Do you supplement water or juice at dinnertime with alcohol, using mealtime as an excuse to pick up a drink?
Do you frequently talk about drinking or brag to friends about stockpiling beer?
Do your loved ones ever confront you about your drinking habits? How did it make you feel?
Do you engage in risky behaviors (even if you did not get caught), such as driving under the influence, binge drinking, or drinking while babysitting?
Have you experienced a blackout where you could not remember the previous night?
Do you actively have to hide your alcohol consumption?
Has your drinking caused tension in your relationships?
Do you experience withdrawal symptoms when you are unable to drink?
It is common for people living with alcohol addiction to deny they have any problems, making it difficult to get them the help they need.
The Role of Denial in Alcoholism
Denial and alcoholism go hand in hand, and it can be even more pronounced when it comes to people with high-functioning alcoholism. Individuals who can maintain healthy relationships and a stable job and do not experience any serious health concerns typically find it easier to deny their alcohol dependency. However, we cannot understate the role of denial because people suffering from addiction may not even know that they have a problem. Those who live in denial may lie or downplay their alcohol use, often ignoring the full impact that their drinking habits have on their lives. Some people only realize they have a drinking problem when it is too late, such as when they are confronted with a DUI or a liver disease diagnosis. Even worse—for some people, drinking alcohol becomes such a large component of their lives, they continue drinking, despite the dire consequences. The only way to break free from an addiction is admitting you have a problem.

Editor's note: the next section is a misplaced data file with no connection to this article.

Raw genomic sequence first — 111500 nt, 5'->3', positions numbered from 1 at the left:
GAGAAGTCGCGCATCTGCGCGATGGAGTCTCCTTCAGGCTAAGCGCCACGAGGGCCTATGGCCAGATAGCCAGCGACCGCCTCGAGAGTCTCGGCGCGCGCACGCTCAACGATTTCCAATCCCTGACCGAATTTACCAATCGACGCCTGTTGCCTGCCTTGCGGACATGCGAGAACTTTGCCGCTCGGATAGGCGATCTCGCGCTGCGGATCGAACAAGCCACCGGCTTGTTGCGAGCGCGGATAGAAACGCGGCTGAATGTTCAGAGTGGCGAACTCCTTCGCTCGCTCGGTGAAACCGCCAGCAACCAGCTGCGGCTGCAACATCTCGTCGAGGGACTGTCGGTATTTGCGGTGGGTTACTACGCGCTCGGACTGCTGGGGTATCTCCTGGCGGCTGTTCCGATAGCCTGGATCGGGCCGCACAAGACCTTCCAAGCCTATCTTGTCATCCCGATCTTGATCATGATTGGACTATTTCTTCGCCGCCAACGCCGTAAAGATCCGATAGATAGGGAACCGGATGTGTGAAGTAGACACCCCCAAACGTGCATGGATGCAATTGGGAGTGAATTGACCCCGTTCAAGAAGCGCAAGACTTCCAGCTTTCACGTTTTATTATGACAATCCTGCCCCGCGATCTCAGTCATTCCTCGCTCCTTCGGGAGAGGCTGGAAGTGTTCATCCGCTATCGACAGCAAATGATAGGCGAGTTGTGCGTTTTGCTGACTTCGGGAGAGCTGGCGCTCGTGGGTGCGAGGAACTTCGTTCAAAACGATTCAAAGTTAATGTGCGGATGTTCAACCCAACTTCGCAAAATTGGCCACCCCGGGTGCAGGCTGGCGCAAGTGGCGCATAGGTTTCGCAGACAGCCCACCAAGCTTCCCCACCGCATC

The Perfect Time to Seek Help is Now
Some people know they must change their ways, but they may be too intimidated to ask for help. However, it is important to note that it is never too late to pursue professional help to treat addiction. Even if you feel like your life has not down spiraled because your interpersonal relationships have not suffered, a mild alcohol use disorder may be already impacting your mental, emotional, and physical health. Worst of all, if left untreated, compulsive drinking behaviors tend to become progressively worse; this means their negative impact on your life will become even more apparent. If you or a loved one is experiencing any of the above warning signs, you should take the initiative and enter a professional treatment program.
Contact Ardu Recovery Center
Let’s get one thing straight: there is no such thing as a “healthy” alcohol addiction, no matter how high-functioning. At Ardu Recovery Center, we have worked with patients of all backgrounds, including different types and severity levels of addiction. We proudly offer a variety of detoxification programs designed to make the process as easy as possible for our residents. If you have any questions about our treatment center, please get in touch with us today. We are located in beautiful Provo, Utah.